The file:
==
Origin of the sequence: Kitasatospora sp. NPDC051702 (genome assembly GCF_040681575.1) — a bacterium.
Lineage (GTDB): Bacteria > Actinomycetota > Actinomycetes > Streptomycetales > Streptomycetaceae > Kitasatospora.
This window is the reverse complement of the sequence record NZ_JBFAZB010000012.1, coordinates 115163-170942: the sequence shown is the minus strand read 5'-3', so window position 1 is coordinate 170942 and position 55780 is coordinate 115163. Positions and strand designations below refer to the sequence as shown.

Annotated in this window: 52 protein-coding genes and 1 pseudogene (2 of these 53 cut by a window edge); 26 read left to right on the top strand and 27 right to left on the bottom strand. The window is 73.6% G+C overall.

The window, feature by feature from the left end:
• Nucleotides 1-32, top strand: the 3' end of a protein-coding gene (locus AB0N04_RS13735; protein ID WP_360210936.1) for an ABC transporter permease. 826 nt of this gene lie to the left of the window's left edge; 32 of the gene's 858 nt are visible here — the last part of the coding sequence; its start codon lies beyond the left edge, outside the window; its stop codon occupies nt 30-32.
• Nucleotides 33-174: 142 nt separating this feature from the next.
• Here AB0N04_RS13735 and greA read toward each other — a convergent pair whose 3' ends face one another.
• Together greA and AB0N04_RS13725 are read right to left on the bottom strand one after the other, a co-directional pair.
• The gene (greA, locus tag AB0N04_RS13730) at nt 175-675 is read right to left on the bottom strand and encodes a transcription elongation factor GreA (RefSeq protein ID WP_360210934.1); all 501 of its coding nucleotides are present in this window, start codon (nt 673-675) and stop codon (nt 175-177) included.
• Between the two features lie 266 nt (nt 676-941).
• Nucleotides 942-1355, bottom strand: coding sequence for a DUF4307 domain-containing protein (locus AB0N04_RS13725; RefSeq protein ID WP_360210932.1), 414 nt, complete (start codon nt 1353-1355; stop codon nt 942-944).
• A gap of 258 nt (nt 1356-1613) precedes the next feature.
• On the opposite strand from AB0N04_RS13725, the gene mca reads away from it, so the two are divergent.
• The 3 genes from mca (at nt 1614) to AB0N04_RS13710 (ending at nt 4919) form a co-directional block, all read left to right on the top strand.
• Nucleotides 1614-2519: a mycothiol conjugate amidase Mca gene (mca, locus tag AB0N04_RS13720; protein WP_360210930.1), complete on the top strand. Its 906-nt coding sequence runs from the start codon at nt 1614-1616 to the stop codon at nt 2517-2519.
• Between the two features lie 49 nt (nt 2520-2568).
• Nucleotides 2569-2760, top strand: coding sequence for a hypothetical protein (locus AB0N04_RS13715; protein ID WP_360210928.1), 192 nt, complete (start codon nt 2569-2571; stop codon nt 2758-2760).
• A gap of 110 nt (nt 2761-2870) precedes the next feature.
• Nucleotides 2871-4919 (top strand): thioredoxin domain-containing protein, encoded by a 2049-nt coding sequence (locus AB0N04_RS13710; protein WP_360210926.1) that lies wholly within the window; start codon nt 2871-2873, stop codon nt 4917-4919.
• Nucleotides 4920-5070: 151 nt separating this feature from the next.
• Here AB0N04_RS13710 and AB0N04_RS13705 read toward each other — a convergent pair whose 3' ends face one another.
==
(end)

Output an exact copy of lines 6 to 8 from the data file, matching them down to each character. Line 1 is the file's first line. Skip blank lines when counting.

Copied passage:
• Nucleotides 1-32, top strand: the 3' end of a protein-coding gene (locus AB0N04_RS13735; protein ID WP_360210936.1) for an ABC transporter permease. 826 nt of this gene lie to the left of the window's left edge; 32 of the gene's 858 nt are visible here — the last part of the coding sequence; its start codon lies beyond the left edge, outside the window; its stop codon occupies nt 30-32.
• Nucleotides 33-174: 142 nt separating this feature from the next.
• Here AB0N04_RS13735 and greA read toward each other — a convergent pair whose 3' ends face one another.